It appears that the low-frequency protocol-induced minimal fatigue in the nonexercised (uninjured) group, which was fully restored 3min after fatigue protocol, suggesting that the force decline in the exercised (injured) groups did not have a metabolic etiology but rather it can be attributed to muscle damage alone. These findings indicate that the exercise protocol used in this study induced injury in the soleus muscle, as evidenced by the significant reduction in the ability of the placebo-treated eccentrically exercised animals (injured muscles) to maintain tension at a low-frequency fatigue protocol as well as the reduced ability to recover 3min after the termination of the fatigue protocol, compared with the sedentary control animals (uninjured muscle).
Vitamin E treatment decreased soleus muscle fatigability and preserved the ability for immediate recovery following downhill running. In the vitamin-E-treated rats, postexercise soleus muscle fatigability (VE-Ex0: 88% ± 4.2% and VE-Ex48: 89% ± 6.8%) was not different compared to the sedentary conditions (VE-Sed: 89% ± 9.9%). The effect sizes for FI in the vitamin E groups at 0h and 48h were 0.11 and 0, respectively. In addition, as was the case in the placebo-treated sedentary group, the RI in the vitamin-E-treated sedentary group was also increased by 16% of the initial single twitch value (VE-Sed: 116% ± 6.7%). Nevertheless, the ability for immediate recovery was essentially preserved in the vitamin-E-treated exercised rats (VE-Ex0: 99% ± 3.4% and VE-Ex48: 100% ± 6.0%). The effect sizes for RI in the vitamin E groups at 0h and 48h were 2.54 and 2.39, respectively.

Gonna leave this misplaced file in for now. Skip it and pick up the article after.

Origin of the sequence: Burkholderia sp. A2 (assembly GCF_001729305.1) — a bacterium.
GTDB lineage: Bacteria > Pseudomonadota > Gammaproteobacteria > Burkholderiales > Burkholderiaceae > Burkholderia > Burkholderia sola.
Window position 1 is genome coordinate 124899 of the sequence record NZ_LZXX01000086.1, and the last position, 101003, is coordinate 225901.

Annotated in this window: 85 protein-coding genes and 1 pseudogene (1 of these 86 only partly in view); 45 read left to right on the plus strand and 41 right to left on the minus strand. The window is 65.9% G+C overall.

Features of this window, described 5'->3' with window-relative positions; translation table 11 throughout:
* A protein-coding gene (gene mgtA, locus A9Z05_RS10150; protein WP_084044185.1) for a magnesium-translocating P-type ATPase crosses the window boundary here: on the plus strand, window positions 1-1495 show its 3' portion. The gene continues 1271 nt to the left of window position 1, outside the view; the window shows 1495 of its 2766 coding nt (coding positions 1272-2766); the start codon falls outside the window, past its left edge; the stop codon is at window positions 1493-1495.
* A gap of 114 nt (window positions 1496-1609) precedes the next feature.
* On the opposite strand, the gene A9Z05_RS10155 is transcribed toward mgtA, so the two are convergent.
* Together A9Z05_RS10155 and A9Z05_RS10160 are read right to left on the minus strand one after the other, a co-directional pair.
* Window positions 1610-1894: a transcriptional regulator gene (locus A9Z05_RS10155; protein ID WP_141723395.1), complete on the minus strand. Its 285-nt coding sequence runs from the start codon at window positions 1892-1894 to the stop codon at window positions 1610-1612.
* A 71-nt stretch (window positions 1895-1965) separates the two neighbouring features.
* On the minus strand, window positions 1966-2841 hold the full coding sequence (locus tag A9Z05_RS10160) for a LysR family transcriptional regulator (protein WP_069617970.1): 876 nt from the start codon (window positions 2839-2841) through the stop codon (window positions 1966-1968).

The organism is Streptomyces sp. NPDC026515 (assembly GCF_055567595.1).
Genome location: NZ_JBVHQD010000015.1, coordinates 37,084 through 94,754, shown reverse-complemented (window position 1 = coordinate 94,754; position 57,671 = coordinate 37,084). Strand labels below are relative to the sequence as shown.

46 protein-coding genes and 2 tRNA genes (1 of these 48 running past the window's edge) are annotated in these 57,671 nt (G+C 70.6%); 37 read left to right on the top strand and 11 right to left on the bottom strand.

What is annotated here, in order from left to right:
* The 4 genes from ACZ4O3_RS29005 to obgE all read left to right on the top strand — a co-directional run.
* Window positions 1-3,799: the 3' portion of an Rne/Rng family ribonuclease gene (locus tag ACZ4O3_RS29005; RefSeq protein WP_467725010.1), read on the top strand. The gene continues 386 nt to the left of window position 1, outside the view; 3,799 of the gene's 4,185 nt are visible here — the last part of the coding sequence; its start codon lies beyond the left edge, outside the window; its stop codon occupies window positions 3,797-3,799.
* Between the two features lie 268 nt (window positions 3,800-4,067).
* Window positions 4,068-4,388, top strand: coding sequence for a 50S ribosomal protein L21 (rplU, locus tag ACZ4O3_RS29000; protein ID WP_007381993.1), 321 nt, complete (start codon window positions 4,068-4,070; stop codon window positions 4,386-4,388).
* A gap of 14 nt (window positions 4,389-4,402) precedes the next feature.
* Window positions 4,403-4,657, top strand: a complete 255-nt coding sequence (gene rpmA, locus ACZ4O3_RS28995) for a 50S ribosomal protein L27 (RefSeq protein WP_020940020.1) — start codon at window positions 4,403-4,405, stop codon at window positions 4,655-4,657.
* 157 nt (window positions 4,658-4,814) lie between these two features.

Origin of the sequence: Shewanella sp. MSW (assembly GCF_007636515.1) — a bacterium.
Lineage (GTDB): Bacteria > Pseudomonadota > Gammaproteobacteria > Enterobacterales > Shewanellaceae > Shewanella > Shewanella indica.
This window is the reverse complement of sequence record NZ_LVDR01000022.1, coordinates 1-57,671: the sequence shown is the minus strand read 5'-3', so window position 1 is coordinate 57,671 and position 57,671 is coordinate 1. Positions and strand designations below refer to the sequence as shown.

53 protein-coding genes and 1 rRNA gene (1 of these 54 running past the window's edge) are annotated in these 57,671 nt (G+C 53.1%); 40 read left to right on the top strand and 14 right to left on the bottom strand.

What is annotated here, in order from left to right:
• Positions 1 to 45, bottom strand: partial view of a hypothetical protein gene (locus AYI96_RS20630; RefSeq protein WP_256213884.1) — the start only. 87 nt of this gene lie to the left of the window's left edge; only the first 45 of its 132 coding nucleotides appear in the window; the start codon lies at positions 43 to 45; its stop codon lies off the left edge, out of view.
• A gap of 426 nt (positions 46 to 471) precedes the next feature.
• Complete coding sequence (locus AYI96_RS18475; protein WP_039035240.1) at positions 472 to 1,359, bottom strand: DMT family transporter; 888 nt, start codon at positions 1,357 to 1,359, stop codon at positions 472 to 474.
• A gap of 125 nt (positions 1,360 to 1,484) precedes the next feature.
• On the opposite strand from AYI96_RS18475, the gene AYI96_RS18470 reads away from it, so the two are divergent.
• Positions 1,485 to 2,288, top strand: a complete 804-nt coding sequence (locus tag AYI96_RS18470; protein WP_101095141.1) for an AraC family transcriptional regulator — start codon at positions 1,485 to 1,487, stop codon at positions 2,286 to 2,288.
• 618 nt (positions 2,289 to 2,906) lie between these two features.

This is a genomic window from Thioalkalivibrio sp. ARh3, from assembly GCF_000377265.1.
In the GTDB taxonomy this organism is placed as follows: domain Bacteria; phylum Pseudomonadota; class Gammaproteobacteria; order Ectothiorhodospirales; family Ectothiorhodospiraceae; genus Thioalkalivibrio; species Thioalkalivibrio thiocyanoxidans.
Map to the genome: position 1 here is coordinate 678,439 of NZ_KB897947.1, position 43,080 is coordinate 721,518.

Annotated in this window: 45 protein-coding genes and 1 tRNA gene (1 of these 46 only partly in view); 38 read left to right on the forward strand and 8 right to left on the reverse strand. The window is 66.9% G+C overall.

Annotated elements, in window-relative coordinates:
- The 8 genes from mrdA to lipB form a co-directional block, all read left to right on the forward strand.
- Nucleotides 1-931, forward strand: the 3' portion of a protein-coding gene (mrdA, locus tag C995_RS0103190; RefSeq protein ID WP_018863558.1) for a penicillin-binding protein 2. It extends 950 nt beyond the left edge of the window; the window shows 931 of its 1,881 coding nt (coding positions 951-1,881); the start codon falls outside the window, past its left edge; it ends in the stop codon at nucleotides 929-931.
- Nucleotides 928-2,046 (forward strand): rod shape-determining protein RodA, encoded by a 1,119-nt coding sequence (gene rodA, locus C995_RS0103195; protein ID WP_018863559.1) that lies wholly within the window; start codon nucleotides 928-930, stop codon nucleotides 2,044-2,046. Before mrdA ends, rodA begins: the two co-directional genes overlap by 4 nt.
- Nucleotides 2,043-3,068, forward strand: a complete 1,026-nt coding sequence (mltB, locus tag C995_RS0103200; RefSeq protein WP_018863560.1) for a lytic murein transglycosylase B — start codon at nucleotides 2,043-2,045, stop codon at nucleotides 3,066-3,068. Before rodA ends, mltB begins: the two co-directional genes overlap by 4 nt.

When the placebo and vitamin conditions were compared at the same time point, the FI was less pronounced in the VE-Ex0 and VE-Ex48 (88% ± 4.2% and 89% ± 6.8%) groups as compared to that observed in the Pb-Ex0 and Pb-Ex48 (76% ± 3% and 80% ± 11%) groups. In addition, the RI was improved in the VE-Ex0 and VE-Ex48 (99% ± 3.4% and 100% ± 6%) vitamin-E-treated animals as compared to that observed in the Pb-Ex0 and Pb-Ex48 (82% ± 3.1% and 84% ± 5.9%) placebo-treated counterparts. In fact, the ability of the soleus muscle to produce tension was fully restored 3min after the termination of the low-frequency fatigue protocol. Our findings clearly indicate that the vitamin E-treatment used in this study protected soleus muscle from the injury normally induced by downhill running. As compared to the placebo-treated groups, the vitamin-E-treated rats had significantly increased ability to maintain tension at low-frequency fatigue as well as to recover 3 minute after the termination of the fatigue protocol.
A functional measure that has been widely used to assess exercise-induced muscle injury is the maximal tetanic tension, which is associated with maximal intracellular Ca2+ concentration. Po, although of great importance, may not serve as a sensitive indicator for detecting smaller functional alterations caused by muscle microtrauma or uncovering potential weaker protective effects of nutritional interventions against muscle damage. We suggest that a low-frequency stimulation protocol, characterized by low intracellular Ca2+ concentration, may also be used as a muscle function index complementing Po, because the former may be a more suitable measure to distinguish muscle microdamage induced by exercise.